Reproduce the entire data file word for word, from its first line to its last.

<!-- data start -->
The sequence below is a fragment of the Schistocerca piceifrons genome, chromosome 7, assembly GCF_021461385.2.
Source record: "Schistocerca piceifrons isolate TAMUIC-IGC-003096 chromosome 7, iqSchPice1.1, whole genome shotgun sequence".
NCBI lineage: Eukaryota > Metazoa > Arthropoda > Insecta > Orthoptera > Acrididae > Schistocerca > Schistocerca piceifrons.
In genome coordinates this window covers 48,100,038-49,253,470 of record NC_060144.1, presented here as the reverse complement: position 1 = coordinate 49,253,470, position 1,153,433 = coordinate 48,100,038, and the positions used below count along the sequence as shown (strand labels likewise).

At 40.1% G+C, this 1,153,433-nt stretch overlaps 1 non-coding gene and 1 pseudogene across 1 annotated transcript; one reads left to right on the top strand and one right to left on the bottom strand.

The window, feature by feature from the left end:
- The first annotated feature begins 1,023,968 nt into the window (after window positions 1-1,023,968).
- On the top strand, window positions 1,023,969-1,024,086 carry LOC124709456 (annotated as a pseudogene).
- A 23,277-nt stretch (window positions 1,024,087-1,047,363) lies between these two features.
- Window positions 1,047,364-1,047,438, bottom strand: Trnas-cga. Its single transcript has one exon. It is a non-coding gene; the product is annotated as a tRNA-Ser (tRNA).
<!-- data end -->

The sequence below is a fragment of the Schistocerca piceifrons genome, chromosome 7, assembly GCF_021461385.2.
Source record: "Schistocerca piceifrons isolate TAMUIC-IGC-003096 chromosome 7, iqSchPice1.1, whole genome shotgun sequence".
NCBI lineage: Eukaryota > Metazoa > Arthropoda > Insecta > Orthoptera > Acrididae > Schistocerca > Schistocerca piceifrons.
In genome coordinates this window covers 48,100,038-49,253,470 of record NC_060144.1, presented here as the reverse complement: position 1 = coordinate 49,253,470, position 1,153,433 = coordinate 48,100,038, and the positions used below count along the sequence as shown (strand labels likewise).

At 40.1% G+C, this 1,153,433-nt stretch overlaps 1 non-coding gene and 1 pseudogene across 1 annotated transcript; one reads left to right on the top strand and one right to left on the bottom strand.

The window, feature by feature from the left end:
- The first annotated feature begins 1,023,968 nt into the window (after window positions 1-1,023,968).
- On the top strand, window positions 1,023,969-1,024,086 carry LOC124709456 (annotated as a pseudogene).
- A 23,277-nt stretch (window positions 1,024,087-1,047,363) lies between these two features.
- Window positions 1,047,364-1,047,438, bottom strand: Trnas-cga. Its single transcript has one exon. It is a non-coding gene; the product is annotated as a tRNA-Ser (tRNA).